Good afternoon, 12s. Here's a look at what's out there today — Thursday, November 30 — about your Seattle Seahawks.
Eric Williams of FOX Sports breaks down why Seahawks rookie cornerback Devon Witherspoon is talking the talk; and walking the walk.
Through the first 11 games of his NFL career, Seahawks rookie cornerback and 2023 first-round selection Devon Witherspoon has showcased his versatility and playmaking, becoming an early Defensive Rookie of the Year candidate while shuffling from the boundary to nickel corner. Eric Williams of Fox Sports breaks down the uncanny physicality and competitive edge the Illinois alum possesses, as the 6-foot, 185-pound rookie continues to go "against the odds."
Seattle knew they were drafting a fiery competitor when they selected Witherspoon fifth overall in April's draft. The 2022 Big Ten Tatum-Woodson Defensive Back of the Year award winner finished his final college season by allowing the lowest completion percentage in the nation (33.8%), and allowing a receiver to gain over 35 yards just once that season. Currently, Witherspoon ranks No. 4 league-wide in passes defensed with 14, while holding the third-highest grade of all rookies through Week 12 per Pro Football Focus.
But Witherspoon hasn't emerged as one of the best rookies in the class just because of his coverage skills. Currently, Witherspoon ranks fifth on Seattle's defense in tackles (57), adding in four tackles for loss and 3.0 sacks. Whether pursuing the ball carrier coming downhill to the flats, or blitzing the quarterback - Witherspoon takes pride in hitting, and hitting hard. Ignoring his undersized frame, Witherspoon has established the willingness to use his body with reckless abandon for the greater good of the team. Witherspoon sat down with FOX Sports to discuss his style of play.
"I'm undersized," said Witherspoon. "But I just want people to know I'm going to be physical. I'm not going to shy away from contact. There's a stigma that comes with you not being the typical type of football player — especially body-type-wise. I'm going against the odds. But that's not the case with me. I'm a physical guy and I want to tackle, so I try to put that on tape."
Williams reached out to Illinois defensive coordinator Aaron Henry for his thoughts on Witherspoon's early development, as the Fighting Illini coach boasts his nickname for the first-year star's abilities - "the mindset and the mouthpiece."
"If you gave his trash talking a grade," said Henry. "It would be an A-plus. A 10 out of 10. So that just screamed confidence. Just the way he was wired in terms of his confidence, it was unwavering, like a gnat that wouldn't go away, that was always pestering you. He wouldn't stop talking. That's just who he is. That is his personality. That is how the Good Lord wired him. He talks 24/7 — on the field, off the field. If Devon isn't talking, something is extremely wrong."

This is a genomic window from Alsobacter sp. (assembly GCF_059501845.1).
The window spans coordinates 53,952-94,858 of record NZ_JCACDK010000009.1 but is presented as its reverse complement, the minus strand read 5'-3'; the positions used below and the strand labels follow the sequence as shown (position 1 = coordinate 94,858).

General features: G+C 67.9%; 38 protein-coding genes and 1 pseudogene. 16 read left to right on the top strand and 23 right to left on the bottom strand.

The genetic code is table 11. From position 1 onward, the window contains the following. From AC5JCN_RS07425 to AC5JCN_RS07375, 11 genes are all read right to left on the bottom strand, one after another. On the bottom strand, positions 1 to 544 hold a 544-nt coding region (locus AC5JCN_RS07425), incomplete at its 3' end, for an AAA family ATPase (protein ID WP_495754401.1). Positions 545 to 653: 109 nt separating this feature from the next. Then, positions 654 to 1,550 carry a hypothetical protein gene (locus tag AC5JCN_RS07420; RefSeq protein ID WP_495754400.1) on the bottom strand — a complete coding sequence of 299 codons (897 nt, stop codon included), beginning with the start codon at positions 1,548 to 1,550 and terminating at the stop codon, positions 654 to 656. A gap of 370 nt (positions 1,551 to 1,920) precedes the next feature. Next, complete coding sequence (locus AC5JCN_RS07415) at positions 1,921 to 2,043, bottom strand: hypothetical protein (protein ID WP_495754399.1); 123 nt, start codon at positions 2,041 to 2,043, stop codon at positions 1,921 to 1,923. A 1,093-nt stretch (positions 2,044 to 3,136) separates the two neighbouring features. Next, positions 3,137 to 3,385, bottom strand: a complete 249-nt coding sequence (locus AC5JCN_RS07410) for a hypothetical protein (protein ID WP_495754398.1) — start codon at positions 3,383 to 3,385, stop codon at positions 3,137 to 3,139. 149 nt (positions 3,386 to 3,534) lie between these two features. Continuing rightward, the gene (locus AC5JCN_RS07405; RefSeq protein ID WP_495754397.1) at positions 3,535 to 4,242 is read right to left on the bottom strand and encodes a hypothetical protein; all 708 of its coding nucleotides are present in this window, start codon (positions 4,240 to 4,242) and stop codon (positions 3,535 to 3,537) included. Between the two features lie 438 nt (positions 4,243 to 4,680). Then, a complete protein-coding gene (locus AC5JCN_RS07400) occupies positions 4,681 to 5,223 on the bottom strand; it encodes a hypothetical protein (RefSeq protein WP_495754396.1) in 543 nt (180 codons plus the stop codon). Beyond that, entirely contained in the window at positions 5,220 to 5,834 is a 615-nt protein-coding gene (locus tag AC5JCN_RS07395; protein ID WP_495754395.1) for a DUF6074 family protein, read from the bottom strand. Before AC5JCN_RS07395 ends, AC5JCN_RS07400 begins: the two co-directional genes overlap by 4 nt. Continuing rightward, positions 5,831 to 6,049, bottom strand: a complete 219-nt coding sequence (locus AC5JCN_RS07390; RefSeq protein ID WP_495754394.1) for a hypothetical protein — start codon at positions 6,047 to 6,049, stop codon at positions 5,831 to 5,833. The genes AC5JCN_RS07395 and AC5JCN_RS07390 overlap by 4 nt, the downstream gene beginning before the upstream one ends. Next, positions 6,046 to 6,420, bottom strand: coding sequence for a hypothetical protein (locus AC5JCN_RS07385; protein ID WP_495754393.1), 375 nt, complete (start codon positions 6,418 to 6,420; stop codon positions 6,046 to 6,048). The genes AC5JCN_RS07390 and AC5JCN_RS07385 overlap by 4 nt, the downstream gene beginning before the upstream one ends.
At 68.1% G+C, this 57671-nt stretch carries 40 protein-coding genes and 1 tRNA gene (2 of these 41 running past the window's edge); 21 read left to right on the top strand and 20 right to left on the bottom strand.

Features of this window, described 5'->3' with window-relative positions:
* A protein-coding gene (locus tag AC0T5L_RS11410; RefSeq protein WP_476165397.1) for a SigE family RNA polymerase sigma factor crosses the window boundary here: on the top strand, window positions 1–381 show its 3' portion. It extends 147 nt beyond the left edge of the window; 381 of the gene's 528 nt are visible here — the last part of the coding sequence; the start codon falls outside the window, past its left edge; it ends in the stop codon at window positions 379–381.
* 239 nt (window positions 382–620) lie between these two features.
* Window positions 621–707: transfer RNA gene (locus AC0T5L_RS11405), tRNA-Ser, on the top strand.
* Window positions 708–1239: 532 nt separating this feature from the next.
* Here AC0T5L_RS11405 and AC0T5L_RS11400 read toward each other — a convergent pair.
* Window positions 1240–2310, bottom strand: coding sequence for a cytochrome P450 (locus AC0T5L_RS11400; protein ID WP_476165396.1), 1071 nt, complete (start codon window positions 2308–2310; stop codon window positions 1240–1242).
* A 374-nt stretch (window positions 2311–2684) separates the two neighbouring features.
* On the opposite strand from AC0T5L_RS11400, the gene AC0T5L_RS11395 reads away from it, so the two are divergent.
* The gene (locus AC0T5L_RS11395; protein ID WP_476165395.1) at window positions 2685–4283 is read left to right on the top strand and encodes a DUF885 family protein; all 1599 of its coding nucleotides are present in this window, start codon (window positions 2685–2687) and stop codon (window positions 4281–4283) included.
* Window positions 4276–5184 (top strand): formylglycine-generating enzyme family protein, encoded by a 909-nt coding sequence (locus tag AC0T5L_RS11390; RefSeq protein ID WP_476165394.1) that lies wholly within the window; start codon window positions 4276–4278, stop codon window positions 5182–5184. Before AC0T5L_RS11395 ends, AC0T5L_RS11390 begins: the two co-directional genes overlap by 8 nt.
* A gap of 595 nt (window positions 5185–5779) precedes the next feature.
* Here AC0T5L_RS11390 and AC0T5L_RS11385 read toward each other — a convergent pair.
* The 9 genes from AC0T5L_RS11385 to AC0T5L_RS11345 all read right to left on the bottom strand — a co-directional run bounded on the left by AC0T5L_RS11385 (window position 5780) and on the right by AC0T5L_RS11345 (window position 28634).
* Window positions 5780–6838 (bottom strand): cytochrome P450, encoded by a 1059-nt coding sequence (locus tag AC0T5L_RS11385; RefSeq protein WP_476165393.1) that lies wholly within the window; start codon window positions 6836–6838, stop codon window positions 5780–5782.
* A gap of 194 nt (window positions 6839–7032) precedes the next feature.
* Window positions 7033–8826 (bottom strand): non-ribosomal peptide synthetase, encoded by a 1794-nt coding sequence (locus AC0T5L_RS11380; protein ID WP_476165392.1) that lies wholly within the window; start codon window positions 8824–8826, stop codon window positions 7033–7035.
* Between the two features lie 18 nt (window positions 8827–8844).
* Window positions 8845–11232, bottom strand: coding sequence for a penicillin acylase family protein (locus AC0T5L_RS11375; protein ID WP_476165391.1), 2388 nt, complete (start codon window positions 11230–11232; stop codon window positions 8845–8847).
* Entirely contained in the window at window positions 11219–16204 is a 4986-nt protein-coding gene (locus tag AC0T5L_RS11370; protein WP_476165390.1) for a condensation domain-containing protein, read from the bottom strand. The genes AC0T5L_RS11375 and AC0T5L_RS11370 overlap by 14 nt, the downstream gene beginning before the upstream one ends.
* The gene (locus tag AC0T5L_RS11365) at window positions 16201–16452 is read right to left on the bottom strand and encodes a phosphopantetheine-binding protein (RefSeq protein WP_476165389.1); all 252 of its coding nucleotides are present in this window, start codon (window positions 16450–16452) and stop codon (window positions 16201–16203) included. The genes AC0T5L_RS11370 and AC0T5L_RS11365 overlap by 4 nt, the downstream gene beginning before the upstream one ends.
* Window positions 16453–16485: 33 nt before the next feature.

Henry digs deep into Witherspoon's journey, as the Pensacola, Florida native developed from a scrawny (155lbs) freshman to gaining 25-pounds and making Fighting Illini history.
"I really believe the Good Lord just creates people who are a little bit different," said Henry. "I saw that the first day I got to campus. There was no denying that. He played so hard. He was not ducking contact. When I first got there, because he was so small in stature, I was trying to teach him how to cut tackle, just for himself. Like, 'Dude, you're in the Big Ten, small in stature with a lot of big backs. You can't hit people high your whole career and think you're going to last.' But he generates so much power and physicality because he's so fast, and his ability to put his foot in the ground and explode from it is so uncanny for a guy of that stature. You have guys who run fast but may not hit hard. But he's a guy who can do both. He plays pissed off and he plays fearless. That's his mentality."
Witherspoon's physical style of play and competitive nature started on the basketball court, where he shined at Pine Forest High. It wasn't until his junior year that Witherspoon joined the football team, earning the Pensacola News Journal Defensive Player of the Year as a senior. Henry commented on how Witherspoon's basketball background has helped him succeed on the football field.
"You're covering a guy the entire game [in basketball]," said Henry. "You could switch off and cover another guy. So it's just like playing defensive back. If you're playing man-to-man, you have to have good eyes and you have to have good discipline. And when the ball goes up, you have to go get it at its highest point. So a lot of those qualities translate. It was literally a perfect match, Devon being a basketball player with hoop dreams, with an aggressive style of play. Playing football, it just transitioned so well. And I think once he started to have the success that he had on the field, it was like, 'This could probably take me somewhere.'"
Witherspoon toughness, athleticism, ball skills and high football IQ made him the first Fighting Illini defensive back taken in the first round since Vontae Davis in 2009. Through 12 weeks, he ranks top-five in passes defensed, and holds the eighth-highest coverage success rate (61.5%) of all corners league-wide. As Seattle continues to claw for a playoff spot, Witherspoon continues to defy the odds for his size, becoming one of the league's most-feared young players.
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